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Best Times To Visit Iceland 2022

Best Time to Visit Iceland

 

Iceland is a land of extremes. In the summer, the days are long and the sun barely sets, while in the winter, the darkness is complete and the cold is bone-chilling. However, no matter what time of year you visit, Iceland always has something to offer. For those who enjoy chasing the midnight sun, late June through early August is the best time to visit. The longest day of the year falls on June 21st, and from then on, the days just get longer and longer. If you want to experience Iceland’s dramatic landscapes in all their winter glory, then December to February is the best time to go. This is when you can see the Northern Lights at their best, and when the country is covered in a blanket of snow. Of course, there is always something to see and do in Iceland, no matter what time of year you visit. 

 

Whether you're looking for an action-packed adventure or a relaxing break, our Iceland holidays are sure to impress. Explore the island's stunning coastlines with a stop at the world-famous Blue Lagoon, horse ride across lava fields, or go in search of the Northern Lights. And with so much to see and do, you're sure to find the perfect holiday for you. So why wait? Start planning your Iceland holiday today!

Blue Lagoon Iceland

 

Is there anything more relaxing than a hot tub on a cold day? A soak in the Blue Lagoon Iceland will make you feel refreshed and invigorated – and it's only a short drive from Reykjavik. Soaking in the geothermal waters is said to have many health benefits, so if you're looking for a way to relax and rejuvenate, the Blue Lagoon is the perfect place to do it. 

 

The Blue Lagoon is one of Iceland's most popular tourist attractions, and it's not hard to see why. Located in a lava field just outside of Reykjavik, the Blue Lagoon is a geothermal spa that offers visitors a chance to relax and rejuvenate in the thermal waters. The lagoon gets its striking blue color from the silica that is dissolved in the water, and the high mineral content of the water is said to have many beneficial effects on the skin. In addition to the main lagoon, there are also several smaller pools, a steam room, and a sauna. The Blue Lagoon is open year-round, making it the perfect place to visit in any season. Whether you're looking to escape the cold of winter or enjoy a summer sunset, the Blue Lagoon is sure to provide an unforgettable experience.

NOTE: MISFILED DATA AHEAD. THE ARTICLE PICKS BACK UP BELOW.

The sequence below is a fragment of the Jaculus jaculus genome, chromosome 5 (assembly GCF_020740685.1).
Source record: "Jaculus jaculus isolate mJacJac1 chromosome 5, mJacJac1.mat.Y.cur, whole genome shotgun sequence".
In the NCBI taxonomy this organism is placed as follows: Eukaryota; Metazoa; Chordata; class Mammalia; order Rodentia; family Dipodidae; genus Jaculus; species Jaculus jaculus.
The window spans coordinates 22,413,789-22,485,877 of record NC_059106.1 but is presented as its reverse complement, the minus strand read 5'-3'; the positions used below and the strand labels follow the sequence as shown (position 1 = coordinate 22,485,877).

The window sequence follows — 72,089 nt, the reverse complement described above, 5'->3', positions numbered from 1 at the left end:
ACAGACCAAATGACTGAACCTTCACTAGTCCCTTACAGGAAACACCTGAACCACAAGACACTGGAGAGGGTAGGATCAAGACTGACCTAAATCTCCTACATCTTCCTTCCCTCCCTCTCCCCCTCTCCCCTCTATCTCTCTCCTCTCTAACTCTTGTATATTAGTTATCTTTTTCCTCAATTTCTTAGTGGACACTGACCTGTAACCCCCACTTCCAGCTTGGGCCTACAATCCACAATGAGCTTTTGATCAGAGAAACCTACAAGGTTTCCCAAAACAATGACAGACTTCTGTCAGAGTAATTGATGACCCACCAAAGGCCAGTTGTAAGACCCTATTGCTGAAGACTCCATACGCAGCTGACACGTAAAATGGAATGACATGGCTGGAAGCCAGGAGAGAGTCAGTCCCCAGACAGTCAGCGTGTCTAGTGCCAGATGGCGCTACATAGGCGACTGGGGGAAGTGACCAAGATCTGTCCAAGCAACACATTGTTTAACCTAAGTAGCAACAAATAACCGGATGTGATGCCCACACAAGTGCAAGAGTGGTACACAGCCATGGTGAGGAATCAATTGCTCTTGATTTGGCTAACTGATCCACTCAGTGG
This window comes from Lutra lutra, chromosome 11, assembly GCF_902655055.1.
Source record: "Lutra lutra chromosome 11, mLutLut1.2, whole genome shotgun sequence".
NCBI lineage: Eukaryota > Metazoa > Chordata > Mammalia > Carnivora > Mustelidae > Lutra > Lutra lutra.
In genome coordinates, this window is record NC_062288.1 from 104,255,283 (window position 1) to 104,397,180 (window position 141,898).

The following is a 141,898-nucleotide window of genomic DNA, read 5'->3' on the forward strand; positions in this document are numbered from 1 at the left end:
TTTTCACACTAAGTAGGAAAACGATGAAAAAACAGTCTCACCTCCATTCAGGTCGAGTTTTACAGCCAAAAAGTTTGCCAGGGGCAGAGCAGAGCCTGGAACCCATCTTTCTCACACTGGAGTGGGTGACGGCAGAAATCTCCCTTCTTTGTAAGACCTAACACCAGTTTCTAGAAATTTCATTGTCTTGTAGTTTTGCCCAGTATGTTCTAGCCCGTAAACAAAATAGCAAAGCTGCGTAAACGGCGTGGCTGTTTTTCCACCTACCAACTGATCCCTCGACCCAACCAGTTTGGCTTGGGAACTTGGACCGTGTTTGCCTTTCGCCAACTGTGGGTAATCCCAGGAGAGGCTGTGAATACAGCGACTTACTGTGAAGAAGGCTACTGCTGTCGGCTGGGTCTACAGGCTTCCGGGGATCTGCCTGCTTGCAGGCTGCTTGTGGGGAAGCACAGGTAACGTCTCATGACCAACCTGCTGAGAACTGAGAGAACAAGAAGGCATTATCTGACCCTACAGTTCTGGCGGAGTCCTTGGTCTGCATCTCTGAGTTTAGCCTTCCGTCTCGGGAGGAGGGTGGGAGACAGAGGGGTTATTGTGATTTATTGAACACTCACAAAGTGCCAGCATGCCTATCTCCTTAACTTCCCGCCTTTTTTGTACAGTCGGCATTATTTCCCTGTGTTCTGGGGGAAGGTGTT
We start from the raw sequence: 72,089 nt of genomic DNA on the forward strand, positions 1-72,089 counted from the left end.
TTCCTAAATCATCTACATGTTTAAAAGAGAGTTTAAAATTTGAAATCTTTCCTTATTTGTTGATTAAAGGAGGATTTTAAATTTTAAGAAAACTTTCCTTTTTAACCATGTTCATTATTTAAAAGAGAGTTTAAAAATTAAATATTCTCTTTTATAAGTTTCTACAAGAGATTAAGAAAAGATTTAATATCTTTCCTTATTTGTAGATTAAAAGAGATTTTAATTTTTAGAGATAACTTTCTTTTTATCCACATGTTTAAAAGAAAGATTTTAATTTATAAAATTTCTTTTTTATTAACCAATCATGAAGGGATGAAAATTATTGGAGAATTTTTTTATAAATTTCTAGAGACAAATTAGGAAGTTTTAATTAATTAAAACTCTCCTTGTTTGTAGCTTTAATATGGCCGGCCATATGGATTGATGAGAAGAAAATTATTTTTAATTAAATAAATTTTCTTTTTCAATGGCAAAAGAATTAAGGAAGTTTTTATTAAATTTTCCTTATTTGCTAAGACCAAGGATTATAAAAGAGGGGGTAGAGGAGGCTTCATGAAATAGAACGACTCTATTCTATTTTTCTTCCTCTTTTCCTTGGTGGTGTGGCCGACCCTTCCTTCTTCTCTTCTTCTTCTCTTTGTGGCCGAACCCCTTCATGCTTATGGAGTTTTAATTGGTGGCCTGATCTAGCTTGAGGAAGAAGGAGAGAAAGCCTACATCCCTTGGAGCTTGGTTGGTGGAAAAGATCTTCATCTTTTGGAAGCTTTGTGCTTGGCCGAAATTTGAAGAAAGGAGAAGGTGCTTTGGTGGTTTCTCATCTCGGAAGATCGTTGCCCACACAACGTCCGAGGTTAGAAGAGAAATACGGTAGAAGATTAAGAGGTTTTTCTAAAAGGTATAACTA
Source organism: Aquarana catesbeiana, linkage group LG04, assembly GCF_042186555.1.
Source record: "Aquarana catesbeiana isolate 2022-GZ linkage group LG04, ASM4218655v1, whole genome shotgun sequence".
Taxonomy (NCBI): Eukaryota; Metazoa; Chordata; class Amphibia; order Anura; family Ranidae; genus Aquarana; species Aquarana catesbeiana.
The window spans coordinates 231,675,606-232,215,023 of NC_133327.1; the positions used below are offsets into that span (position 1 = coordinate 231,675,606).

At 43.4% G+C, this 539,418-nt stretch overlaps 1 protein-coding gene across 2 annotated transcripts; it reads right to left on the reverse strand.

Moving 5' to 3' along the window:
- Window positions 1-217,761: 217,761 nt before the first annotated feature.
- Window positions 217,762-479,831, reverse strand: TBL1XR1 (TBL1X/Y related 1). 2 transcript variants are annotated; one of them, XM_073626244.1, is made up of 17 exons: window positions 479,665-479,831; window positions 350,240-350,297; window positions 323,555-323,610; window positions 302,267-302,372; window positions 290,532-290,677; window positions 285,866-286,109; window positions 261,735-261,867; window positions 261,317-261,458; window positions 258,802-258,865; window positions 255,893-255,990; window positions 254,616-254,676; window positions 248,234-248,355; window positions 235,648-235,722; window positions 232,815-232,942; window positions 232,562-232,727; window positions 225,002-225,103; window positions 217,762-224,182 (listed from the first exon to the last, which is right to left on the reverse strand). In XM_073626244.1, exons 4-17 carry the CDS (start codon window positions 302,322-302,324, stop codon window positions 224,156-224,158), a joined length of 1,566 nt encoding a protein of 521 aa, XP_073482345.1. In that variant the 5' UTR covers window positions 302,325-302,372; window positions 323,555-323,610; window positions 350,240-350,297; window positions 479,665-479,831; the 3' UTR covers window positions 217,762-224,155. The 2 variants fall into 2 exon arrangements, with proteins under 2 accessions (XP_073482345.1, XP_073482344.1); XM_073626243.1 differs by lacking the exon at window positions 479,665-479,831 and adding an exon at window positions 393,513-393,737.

A Month In a Country

 

If you're like me, you've probably been dreaming of traveling to Iceland for years. And if you haven't gone yet, now is the time! I just returned from a month-long trip to Iceland and it was definitely an amazing experience. The country is so beautiful and there's so much to see and do - from exploring Reykjavik and its many restaurants and pubs, to hiking on glaciers and chasing waterfalls, to checking out the incredible landscape of the East Fjords. 

 

What to do in Iceland?

 

  • Travel to Reykjavik:

Reykjavik is the capital and largest city in Iceland. The city is located on the southern coast of the island, and its population is just over 120,000. Reykjavik is known for its unique architecture, its lively nightlife, and its proximity to some of Iceland's most popular tourist destinations. The city is also home to a number of museums, galleries, and other cultural attractions. Visitors to Reykjavik will find a wide range of hotels, restaurants, and shops to suit every taste and budget. Reykjavik is an ideal base for exploring the rest of Iceland, and there are a number of day trips that can be taken from the city. Whether you're interested in history, culture, or simply want to enjoy the beauty of the Icelandic landscape, Reykjavik is sure to have something to offer.